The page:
Jacques Nienaber: Boks can't wait for Rugby World Cup to start

Jacques Nienaber: Boks can't wait for Rugby World Cup to start

Jacques Nienaber admits to feeling some butterflies in his stomach as the Springboks' four-year journey to the Rugby World Cup in France nears its end.

The Boks' head coach reflected on some of the challenges he and his team faced in preparing for the defence of their World Cup trophy, which included an entire year lost to the Covid pandemic and a behind-closed-doors Lions series they barely had any time to prepare for.

But Nienaber says the Boks were determined to strengthen their squad and build on their depth in the lead-up to 2023 and he's confident they've been successful in that aim.

The Boks' results have certainly been mixed at times in the last four years and at times their goals seemed farther away than others, but the coaches' plans seem to be coming together very nicely just in time to mount another serious challenge at the Rugby World Cup.

"When we started this journey in 2018, we knew there would be limited time to prepare for the 2019 World Cup," said Nienaber.

"But we had four years to prepare for this tournament, although we lost one due to the COVID pandemic. In that time our focus was largely on building as much squad depth as possible. So, I think that's the main difference between now and 2019."

He added: "I have butterflies from excitement. We've been working toward this for four years, so we are very excited to get the competition started."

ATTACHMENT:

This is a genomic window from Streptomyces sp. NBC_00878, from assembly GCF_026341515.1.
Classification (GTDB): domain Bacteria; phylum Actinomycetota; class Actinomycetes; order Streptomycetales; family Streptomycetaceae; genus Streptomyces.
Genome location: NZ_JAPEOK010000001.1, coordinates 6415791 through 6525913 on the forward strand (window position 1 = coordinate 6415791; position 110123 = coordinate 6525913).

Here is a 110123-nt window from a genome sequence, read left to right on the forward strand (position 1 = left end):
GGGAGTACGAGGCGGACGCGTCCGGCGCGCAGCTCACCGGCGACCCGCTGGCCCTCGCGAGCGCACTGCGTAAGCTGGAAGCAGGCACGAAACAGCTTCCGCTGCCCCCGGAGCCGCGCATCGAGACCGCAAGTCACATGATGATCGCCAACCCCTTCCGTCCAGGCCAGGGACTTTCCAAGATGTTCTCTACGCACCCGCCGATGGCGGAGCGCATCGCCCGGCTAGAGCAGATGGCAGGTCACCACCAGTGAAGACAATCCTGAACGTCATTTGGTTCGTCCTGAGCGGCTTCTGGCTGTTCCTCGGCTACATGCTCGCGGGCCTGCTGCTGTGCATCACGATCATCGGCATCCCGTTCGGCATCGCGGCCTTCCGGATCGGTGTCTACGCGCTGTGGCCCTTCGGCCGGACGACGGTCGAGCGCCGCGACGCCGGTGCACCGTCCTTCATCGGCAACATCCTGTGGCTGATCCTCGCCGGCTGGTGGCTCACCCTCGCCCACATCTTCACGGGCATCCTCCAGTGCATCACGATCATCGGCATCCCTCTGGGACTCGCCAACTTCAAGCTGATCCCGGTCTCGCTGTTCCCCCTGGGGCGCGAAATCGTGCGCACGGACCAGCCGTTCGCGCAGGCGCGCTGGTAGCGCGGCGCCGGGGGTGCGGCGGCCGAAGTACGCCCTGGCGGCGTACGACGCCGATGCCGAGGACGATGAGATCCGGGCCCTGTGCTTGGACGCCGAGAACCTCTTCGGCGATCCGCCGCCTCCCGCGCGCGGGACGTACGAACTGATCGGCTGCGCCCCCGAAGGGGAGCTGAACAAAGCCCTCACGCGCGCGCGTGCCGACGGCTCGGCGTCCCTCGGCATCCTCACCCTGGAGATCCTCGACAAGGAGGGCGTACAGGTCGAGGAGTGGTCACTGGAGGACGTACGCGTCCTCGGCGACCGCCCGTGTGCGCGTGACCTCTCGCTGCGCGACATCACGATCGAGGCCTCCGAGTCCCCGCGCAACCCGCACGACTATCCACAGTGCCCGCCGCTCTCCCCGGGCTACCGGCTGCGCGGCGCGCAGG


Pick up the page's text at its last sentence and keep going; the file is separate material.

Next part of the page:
With their training block done in Corsica, the Bok coach was pleased with their preparations in the Mediterranean island and said: "We had a really good week, with a solid conditioning block. The conditions here are similar to Durban. It's hot and humid, but it was great for the players to get used to the conditions and we got some good work done."

Not only are the Springboks the defending World Cup champions, but recent results have some feeling they may even be the legitimate favourites this time around.

"We've been the defending world champions for the last four years, and we can't change that, so we have to accept it going into this World Cup," said Nienaber.

"But we know there are several teams that can win this World Cup and if we are one percent off on any given day, it could be a long day on the park."

Looking ahead to their opening match against Scotland in a little over a week, Nienaber said the Boks were impressed with what they've seen from the Scots in recent outings.

"They are a fit team and because of that, they can get stuck in and play for over 80 minutes," said Nienaber. "That's certainly one of their strengths.

"We know Pieter de Villiers (Scotland's scrum coach) well, and they also have strong set pieces, which allows them to play with the ball and with a lot of rhythm."

The Boks will arrive in Toulon on Sunday morning and start with their on-field preparations on Monday.

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